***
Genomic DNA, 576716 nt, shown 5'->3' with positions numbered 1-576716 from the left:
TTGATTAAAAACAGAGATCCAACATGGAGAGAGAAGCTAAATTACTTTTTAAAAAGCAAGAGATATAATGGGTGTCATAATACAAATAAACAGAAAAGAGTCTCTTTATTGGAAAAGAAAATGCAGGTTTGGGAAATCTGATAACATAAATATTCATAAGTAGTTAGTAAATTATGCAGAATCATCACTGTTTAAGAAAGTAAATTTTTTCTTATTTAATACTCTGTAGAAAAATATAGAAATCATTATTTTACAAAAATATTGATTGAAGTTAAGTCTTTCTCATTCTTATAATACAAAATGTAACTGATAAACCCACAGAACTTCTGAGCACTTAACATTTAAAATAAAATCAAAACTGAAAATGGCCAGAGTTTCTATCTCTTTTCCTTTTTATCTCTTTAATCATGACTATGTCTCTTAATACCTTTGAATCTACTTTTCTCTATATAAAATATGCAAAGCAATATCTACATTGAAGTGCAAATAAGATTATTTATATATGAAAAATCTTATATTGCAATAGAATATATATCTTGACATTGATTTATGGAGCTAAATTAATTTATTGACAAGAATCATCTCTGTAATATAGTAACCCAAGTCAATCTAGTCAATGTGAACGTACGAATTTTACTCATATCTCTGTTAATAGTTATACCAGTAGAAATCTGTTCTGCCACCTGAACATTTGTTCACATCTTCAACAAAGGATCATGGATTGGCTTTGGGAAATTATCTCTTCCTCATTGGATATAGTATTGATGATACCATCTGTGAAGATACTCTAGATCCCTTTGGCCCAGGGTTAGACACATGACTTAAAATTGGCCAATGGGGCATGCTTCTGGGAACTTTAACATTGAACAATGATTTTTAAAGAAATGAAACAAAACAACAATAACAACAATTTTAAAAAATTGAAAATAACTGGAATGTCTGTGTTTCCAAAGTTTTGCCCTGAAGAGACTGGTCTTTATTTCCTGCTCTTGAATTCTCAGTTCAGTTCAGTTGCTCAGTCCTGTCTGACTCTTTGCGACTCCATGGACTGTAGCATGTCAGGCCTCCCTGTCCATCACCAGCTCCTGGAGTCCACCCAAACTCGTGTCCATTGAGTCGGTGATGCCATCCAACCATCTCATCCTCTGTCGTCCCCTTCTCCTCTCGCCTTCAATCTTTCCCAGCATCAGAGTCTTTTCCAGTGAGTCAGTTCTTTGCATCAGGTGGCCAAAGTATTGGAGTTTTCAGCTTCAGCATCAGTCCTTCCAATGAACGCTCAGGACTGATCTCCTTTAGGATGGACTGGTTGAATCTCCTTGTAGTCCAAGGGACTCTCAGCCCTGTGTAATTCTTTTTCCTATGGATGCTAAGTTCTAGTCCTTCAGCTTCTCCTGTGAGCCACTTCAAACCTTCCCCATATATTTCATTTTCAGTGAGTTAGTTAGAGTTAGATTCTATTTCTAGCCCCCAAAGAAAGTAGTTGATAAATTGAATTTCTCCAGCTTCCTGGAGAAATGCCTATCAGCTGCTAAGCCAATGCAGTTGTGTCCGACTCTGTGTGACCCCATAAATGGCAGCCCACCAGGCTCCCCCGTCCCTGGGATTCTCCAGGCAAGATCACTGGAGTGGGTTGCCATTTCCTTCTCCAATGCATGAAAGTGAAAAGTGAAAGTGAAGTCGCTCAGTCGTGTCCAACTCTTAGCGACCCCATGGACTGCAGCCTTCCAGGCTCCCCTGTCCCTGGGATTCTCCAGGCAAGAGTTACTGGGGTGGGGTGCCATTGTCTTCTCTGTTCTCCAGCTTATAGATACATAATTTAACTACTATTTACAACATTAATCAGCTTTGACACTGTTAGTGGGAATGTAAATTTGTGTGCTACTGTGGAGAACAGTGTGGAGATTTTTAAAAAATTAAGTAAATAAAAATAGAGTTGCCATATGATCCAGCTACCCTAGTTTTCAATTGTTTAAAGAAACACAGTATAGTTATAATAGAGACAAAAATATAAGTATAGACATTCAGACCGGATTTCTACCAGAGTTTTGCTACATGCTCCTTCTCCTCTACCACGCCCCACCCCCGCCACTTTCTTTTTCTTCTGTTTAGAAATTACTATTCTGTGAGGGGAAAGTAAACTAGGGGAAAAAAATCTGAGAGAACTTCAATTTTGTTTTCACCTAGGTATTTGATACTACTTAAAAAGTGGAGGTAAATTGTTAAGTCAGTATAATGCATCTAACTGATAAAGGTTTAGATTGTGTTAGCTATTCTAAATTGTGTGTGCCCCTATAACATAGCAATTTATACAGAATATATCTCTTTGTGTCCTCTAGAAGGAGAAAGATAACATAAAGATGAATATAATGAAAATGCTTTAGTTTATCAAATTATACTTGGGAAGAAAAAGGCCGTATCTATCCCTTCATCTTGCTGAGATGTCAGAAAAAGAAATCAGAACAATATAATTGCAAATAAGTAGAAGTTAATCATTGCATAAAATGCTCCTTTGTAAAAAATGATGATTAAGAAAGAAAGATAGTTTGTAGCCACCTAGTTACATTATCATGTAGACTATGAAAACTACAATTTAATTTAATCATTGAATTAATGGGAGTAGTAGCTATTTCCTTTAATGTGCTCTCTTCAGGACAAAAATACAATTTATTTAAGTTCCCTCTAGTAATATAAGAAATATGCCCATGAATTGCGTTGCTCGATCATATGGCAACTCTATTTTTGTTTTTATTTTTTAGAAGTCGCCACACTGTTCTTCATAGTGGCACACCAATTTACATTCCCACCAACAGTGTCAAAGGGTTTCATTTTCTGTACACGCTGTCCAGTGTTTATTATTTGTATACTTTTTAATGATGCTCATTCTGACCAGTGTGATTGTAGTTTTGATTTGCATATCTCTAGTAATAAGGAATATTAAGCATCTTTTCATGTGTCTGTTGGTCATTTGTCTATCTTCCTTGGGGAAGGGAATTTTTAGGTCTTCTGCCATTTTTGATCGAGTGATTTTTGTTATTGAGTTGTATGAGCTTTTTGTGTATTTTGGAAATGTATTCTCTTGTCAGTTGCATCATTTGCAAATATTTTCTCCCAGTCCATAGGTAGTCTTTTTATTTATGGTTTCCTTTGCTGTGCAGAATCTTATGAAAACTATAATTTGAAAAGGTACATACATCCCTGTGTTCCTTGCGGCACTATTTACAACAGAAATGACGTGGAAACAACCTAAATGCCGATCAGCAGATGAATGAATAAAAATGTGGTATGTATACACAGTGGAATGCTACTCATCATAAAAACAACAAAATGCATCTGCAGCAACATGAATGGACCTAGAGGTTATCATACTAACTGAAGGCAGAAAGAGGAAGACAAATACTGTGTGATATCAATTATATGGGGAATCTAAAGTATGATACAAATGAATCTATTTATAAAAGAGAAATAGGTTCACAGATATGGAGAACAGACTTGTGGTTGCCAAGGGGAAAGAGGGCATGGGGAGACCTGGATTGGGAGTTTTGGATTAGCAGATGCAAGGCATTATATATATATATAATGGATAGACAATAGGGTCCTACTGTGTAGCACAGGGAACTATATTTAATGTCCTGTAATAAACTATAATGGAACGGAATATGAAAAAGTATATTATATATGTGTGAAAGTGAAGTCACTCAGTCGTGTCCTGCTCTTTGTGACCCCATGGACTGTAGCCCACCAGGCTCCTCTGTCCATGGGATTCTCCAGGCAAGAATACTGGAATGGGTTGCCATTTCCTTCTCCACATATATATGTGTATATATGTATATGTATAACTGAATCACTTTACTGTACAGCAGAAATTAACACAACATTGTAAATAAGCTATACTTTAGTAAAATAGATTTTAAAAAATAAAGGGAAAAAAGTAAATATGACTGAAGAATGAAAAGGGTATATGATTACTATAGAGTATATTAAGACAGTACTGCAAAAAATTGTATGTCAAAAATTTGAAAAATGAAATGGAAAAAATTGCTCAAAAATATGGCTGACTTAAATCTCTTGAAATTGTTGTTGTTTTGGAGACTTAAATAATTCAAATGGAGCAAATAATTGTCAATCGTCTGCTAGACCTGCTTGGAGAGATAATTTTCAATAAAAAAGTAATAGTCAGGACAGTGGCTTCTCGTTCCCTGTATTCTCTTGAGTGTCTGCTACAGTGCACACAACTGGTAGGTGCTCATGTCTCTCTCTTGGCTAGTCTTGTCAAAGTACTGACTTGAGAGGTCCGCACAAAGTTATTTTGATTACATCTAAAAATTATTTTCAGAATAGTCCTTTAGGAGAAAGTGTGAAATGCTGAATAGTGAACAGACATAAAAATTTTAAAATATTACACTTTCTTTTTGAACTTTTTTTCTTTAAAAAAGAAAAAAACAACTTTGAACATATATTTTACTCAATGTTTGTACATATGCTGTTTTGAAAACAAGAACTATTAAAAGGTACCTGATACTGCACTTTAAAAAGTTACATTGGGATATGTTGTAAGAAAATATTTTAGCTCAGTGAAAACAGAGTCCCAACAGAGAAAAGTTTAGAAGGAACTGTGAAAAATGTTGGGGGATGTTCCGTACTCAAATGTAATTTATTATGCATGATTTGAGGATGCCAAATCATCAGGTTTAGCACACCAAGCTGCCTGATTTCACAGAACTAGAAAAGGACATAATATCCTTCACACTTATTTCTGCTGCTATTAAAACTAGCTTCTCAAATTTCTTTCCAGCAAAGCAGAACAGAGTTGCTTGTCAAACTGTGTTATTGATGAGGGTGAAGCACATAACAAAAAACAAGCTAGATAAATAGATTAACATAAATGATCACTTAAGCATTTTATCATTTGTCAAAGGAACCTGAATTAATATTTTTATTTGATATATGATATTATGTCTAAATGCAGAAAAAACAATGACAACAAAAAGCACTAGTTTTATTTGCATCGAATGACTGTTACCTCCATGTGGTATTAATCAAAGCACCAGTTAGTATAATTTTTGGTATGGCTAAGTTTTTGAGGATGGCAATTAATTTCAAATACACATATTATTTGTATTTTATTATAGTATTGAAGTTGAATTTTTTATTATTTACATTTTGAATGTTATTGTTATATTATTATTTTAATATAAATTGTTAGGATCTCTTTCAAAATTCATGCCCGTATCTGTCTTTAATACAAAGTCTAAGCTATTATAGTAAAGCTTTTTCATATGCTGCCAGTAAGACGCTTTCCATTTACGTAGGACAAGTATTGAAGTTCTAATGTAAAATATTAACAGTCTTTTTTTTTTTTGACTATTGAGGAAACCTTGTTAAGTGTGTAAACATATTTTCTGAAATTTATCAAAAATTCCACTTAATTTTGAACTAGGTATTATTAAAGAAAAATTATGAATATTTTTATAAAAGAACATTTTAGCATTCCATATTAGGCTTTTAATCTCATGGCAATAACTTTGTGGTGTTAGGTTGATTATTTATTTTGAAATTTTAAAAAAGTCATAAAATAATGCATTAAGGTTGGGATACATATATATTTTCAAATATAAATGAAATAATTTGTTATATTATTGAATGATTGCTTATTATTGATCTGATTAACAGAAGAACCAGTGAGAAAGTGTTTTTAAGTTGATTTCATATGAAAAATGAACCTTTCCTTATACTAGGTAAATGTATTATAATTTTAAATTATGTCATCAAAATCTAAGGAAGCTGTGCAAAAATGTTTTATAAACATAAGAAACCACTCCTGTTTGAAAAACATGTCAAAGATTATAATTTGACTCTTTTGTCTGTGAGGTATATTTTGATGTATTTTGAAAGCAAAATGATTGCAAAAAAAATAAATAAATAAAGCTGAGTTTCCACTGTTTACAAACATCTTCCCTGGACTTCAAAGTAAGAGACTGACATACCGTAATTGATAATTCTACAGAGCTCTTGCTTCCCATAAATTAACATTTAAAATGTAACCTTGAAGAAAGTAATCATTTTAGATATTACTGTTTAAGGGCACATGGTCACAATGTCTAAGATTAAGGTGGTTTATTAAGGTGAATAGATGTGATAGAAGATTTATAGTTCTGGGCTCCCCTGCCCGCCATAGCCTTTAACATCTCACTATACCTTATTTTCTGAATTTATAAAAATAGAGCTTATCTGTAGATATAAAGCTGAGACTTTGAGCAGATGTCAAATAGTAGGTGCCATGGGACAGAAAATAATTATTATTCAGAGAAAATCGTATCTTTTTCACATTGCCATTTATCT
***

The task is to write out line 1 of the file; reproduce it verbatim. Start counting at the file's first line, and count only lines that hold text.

Genomic DNA, 576716 nt, shown 5'->3' with positions numbered 1-576716 from the left: